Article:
When Screws Come Loose
Initially, the two thought their vehicles would come out to be identical. Through screw-ups, they quickly learned minor tweaks here-and-there would make each of them one of a kind. For Kim, working with a small desk base that left a tight space for steering was the cause for his headaches. While Martin’s desk was larger and able to accommodate foot pedals and a traditional round steering wheel, a glance at Kim’s reveals a semi-circle contraption wired with hand brakes. “I went through four or five iterations of the throttle-lever hook ups because the first few broke, and then I had issues with getting enough clearance where I could still turn but the lever wouldn’t hit the desks,” Kim says. A solution was found during a quick stop at his local bike shop, where Kim found a large metal hoop able to be repurposed as the steering wheel for his desk cart. “I used half [of the hoop] as the steering wheel,” Kim says. “It turned out to be the perfect diameter.”
Just Roll With It
Since having built the motorized desks, the pair has gotten many inquiries about when the cutting-edge, innovate piece of technology straight from Silicon Valley would come on the market. “I’ve had one guy come up to me and ask me how much I wanted for it,” says Martin, who’s enjoyed the attention, even cruising through a drive-thru at a nearby Jack-in-the-Box. “I’ve had other people whip out their phones and pull up Snapchat and record us driving down the street.” Any prospective buyers will have to wait for now, as Kim and Martin are not considering manufacturing desks for sale. “It’s one-of-a-kind, so if you sell them, it takes away from the specialness,” Kim says. They are, however, willing to allow a few, select individuals to take the desks for a spin. “We want to give a shoutout to Mr. [Kevin] Duffy because he’s been talking us up in class and mentioning how his dream is to ride a desk go cart,” Kim says. “If Mr. Duffy would like to ride the go-carts, he is okay to.”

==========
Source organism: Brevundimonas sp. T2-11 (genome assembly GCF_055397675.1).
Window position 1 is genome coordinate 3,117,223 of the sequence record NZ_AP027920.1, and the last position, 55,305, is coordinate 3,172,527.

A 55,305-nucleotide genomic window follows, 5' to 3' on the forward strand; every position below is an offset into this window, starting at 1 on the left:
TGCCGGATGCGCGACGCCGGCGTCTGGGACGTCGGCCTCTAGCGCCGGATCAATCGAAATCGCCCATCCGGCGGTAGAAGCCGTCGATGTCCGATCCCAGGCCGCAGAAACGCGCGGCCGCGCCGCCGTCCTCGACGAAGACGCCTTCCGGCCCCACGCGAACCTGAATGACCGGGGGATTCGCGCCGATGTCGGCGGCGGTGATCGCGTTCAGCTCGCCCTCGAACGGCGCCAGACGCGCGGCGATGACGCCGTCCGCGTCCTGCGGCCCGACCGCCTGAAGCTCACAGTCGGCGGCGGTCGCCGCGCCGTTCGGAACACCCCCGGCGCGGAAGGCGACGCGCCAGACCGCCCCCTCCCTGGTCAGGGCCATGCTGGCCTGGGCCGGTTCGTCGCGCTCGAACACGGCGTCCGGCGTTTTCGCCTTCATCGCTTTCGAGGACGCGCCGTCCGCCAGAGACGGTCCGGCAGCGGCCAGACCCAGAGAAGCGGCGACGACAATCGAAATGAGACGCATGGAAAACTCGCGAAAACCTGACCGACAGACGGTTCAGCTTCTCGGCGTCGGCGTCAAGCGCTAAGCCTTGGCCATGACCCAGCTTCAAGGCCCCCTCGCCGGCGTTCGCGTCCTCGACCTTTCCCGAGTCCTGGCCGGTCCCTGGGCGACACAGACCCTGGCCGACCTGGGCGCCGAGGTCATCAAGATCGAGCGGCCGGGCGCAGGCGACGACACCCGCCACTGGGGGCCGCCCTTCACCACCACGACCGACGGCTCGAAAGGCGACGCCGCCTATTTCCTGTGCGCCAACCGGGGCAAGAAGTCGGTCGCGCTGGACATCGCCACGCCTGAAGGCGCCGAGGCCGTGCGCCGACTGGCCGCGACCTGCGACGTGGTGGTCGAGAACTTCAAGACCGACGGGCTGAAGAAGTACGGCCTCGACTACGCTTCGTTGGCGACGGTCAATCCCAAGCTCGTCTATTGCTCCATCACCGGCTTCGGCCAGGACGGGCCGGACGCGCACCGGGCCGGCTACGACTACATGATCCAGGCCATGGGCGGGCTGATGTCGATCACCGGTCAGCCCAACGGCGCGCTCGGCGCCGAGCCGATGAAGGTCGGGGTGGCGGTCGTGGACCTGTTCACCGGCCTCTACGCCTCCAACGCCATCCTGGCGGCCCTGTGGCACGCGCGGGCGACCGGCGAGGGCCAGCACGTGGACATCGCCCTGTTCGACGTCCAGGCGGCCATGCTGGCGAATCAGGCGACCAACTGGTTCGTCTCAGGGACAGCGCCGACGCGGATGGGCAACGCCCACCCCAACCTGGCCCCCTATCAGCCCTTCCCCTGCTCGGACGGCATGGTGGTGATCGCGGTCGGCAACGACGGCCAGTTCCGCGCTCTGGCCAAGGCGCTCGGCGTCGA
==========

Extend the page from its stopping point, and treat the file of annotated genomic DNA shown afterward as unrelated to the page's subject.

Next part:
Building the Future
The two are unsatisfied with the current state of their desks and hope to always keep improving them. “The issue with the desks, like while it’s cool it’s not very practical because it’s wide,” Kim says, “It’s also electric so it has a fairly limited range, and you have to re-charge the batteries and it takes like 10 hours.” Kim and Martin envision a sleeker, faster, more upgraded version of the desks. Being engineers at heart, Kim and Martin already have another project in line — old-school motorcycles. “We wanted something that would be smaller,” Kim says about the motorcycles. “They will have a longer range, and be gas-powered so we wouldn’t have to be bothered about charging.” Martin grins at the mention of their future endeavors. “And they will look cooler,” Martin says. While others may seem flabbergasted by their inventions, the two have found their place creating fully, functioning vehicle from scratch. “It [the first time riding the desk] was satisfying, and it went really fast,” Kim says. “We looked kind of ridiculous inside of them, but they’re really fun to drive.” v